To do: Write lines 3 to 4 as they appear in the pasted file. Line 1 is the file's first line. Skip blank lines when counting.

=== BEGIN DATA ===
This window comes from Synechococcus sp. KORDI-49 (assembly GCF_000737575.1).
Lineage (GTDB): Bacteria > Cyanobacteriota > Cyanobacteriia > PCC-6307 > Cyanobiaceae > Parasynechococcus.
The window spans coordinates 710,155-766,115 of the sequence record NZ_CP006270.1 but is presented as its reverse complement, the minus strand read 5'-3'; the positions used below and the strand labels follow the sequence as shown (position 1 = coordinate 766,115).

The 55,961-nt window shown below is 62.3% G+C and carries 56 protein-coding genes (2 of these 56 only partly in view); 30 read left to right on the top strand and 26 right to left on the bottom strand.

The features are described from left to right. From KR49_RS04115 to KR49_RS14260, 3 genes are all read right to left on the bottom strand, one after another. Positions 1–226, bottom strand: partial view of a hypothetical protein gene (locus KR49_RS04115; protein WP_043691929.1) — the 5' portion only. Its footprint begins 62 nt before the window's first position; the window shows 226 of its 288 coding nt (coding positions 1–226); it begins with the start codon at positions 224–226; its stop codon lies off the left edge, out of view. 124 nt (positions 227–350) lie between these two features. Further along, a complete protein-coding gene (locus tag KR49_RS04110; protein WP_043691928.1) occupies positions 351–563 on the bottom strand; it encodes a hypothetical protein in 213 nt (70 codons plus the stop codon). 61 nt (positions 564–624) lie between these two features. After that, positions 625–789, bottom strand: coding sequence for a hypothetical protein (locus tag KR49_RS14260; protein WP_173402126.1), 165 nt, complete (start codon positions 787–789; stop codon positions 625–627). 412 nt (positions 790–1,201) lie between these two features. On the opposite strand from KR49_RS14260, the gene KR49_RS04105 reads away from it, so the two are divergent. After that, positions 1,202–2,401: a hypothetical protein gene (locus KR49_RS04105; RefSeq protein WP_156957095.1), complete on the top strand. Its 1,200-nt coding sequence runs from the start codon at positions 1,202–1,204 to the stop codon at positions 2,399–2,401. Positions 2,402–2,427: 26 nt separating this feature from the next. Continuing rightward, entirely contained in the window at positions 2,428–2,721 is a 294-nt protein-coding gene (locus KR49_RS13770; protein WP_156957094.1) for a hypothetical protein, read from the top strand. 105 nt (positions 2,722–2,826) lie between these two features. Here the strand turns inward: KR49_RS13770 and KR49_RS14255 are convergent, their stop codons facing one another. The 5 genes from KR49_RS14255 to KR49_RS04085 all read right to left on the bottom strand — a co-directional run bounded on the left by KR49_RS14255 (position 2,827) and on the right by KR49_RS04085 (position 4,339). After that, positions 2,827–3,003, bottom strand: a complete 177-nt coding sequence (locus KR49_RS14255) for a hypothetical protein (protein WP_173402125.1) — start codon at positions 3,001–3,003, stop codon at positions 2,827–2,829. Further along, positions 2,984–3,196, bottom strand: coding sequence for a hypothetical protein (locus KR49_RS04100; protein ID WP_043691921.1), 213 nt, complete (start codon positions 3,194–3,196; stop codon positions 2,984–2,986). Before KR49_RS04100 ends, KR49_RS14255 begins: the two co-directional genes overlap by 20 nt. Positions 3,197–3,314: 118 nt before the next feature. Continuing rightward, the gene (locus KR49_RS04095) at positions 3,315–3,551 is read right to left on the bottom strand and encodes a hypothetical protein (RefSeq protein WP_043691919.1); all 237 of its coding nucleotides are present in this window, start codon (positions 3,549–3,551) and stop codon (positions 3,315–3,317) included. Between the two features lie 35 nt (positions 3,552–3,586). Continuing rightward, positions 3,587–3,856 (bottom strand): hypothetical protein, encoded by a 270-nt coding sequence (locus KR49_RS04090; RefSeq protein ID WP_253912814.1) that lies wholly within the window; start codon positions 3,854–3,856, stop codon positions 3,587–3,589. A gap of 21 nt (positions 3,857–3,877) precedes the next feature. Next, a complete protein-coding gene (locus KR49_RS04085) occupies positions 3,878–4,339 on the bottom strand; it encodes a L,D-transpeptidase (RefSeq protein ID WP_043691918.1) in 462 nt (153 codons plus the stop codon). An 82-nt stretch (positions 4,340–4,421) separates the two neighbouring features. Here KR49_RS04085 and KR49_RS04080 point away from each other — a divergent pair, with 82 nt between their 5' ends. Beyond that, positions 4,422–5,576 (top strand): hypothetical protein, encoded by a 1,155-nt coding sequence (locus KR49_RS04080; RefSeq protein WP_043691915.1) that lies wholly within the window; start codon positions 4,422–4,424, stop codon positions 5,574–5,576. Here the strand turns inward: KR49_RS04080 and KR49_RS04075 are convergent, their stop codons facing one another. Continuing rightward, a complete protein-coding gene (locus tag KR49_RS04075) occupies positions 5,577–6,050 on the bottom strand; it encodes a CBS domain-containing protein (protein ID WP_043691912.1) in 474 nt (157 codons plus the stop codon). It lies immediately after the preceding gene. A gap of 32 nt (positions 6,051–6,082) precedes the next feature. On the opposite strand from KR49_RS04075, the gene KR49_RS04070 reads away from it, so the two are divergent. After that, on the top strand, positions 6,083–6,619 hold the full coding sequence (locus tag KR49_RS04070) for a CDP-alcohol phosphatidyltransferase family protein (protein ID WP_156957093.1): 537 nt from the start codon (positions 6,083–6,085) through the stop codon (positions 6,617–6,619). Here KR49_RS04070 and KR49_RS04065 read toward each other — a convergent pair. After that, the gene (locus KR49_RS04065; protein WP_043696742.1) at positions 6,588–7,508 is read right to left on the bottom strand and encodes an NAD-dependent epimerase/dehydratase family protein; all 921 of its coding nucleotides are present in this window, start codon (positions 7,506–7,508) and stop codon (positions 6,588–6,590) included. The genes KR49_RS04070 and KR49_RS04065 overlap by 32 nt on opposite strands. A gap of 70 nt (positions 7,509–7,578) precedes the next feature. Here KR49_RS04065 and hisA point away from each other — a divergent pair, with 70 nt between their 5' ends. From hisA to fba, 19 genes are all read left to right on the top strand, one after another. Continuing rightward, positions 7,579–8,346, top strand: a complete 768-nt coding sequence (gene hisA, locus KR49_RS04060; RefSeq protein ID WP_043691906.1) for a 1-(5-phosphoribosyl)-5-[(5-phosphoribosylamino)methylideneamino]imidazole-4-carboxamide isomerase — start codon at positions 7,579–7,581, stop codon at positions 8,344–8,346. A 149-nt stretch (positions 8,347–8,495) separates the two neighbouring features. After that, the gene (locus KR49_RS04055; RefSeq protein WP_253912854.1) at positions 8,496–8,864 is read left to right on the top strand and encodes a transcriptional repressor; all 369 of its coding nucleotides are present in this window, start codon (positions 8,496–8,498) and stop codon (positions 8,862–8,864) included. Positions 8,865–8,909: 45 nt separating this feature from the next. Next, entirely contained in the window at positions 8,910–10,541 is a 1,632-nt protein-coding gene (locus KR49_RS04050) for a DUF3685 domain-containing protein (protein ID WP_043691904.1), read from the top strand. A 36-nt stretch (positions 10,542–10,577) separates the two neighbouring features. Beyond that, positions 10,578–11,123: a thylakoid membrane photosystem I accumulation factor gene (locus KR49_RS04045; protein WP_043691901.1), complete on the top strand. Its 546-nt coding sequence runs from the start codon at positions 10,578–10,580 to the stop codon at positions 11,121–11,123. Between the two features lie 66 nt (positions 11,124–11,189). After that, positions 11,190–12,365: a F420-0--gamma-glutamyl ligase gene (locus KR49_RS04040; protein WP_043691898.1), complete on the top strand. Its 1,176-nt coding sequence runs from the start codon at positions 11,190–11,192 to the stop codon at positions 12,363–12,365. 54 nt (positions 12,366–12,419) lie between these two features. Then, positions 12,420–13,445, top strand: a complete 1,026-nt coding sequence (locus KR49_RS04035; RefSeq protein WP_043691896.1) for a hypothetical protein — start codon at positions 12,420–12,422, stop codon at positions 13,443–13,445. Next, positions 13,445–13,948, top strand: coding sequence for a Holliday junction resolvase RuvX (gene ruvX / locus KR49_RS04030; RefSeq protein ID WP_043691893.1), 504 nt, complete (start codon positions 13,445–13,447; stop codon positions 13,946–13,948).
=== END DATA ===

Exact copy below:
The window spans coordinates 710,155-766,115 of the sequence record NZ_CP006270.1 but is presented as its reverse complement, the minus strand read 5'-3'; the positions used below and the strand labels follow the sequence as shown (position 1 = coordinate 766,115).

The 55,961-nt window shown below is 62.3% G+C and carries 56 protein-coding genes (2 of these 56 only partly in view); 30 read left to right on the top strand and 26 right to left on the bottom strand.